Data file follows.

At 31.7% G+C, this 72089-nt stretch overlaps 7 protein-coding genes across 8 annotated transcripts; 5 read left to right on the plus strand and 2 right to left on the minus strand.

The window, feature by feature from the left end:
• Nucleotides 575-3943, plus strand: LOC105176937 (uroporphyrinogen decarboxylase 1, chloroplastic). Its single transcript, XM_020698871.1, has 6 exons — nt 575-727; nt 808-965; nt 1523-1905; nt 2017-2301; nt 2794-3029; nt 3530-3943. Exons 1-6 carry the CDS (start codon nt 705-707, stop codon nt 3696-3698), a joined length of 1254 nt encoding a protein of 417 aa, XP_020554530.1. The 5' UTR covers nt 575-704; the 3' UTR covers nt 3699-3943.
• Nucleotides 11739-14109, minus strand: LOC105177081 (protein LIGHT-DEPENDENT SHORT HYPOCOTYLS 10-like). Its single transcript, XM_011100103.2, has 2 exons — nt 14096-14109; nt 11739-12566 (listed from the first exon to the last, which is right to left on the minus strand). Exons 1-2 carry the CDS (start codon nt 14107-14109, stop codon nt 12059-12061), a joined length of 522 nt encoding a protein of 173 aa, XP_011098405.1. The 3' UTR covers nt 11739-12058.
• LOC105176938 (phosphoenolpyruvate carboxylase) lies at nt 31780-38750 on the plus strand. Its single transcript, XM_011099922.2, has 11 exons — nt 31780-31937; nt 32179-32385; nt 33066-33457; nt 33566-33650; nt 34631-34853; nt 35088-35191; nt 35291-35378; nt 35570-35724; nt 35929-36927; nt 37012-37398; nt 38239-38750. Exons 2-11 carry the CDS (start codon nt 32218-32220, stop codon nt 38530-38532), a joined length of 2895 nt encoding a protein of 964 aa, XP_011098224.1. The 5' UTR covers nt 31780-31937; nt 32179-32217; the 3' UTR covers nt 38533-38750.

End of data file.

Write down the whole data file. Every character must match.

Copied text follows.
At 31.7% G+C, this 72089-nt stretch overlaps 7 protein-coding genes across 8 annotated transcripts; 5 read left to right on the plus strand and 2 right to left on the minus strand.

The window, feature by feature from the left end:
• Nucleotides 575-3943, plus strand: LOC105176937 (uroporphyrinogen decarboxylase 1, chloroplastic). Its single transcript, XM_020698871.1, has 6 exons — nt 575-727; nt 808-965; nt 1523-1905; nt 2017-2301; nt 2794-3029; nt 3530-3943. Exons 1-6 carry the CDS (start codon nt 705-707, stop codon nt 3696-3698), a joined length of 1254 nt encoding a protein of 417 aa, XP_020554530.1. The 5' UTR covers nt 575-704; the 3' UTR covers nt 3699-3943.
• Nucleotides 11739-14109, minus strand: LOC105177081 (protein LIGHT-DEPENDENT SHORT HYPOCOTYLS 10-like). Its single transcript, XM_011100103.2, has 2 exons — nt 14096-14109; nt 11739-12566 (listed from the first exon to the last, which is right to left on the minus strand). Exons 1-2 carry the CDS (start codon nt 14107-14109, stop codon nt 12059-12061), a joined length of 522 nt encoding a protein of 173 aa, XP_011098405.1. The 3' UTR covers nt 11739-12058.
• LOC105176938 (phosphoenolpyruvate carboxylase) lies at nt 31780-38750 on the plus strand. Its single transcript, XM_011099922.2, has 11 exons — nt 31780-31937; nt 32179-32385; nt 33066-33457; nt 33566-33650; nt 34631-34853; nt 35088-35191; nt 35291-35378; nt 35570-35724; nt 35929-36927; nt 37012-37398; nt 38239-38750. Exons 2-11 carry the CDS (start codon nt 32218-32220, stop codon nt 38530-38532), a joined length of 2895 nt encoding a protein of 964 aa, XP_011098224.1. The 5' UTR covers nt 31780-31937; nt 32179-32217; the 3' UTR covers nt 38533-38750.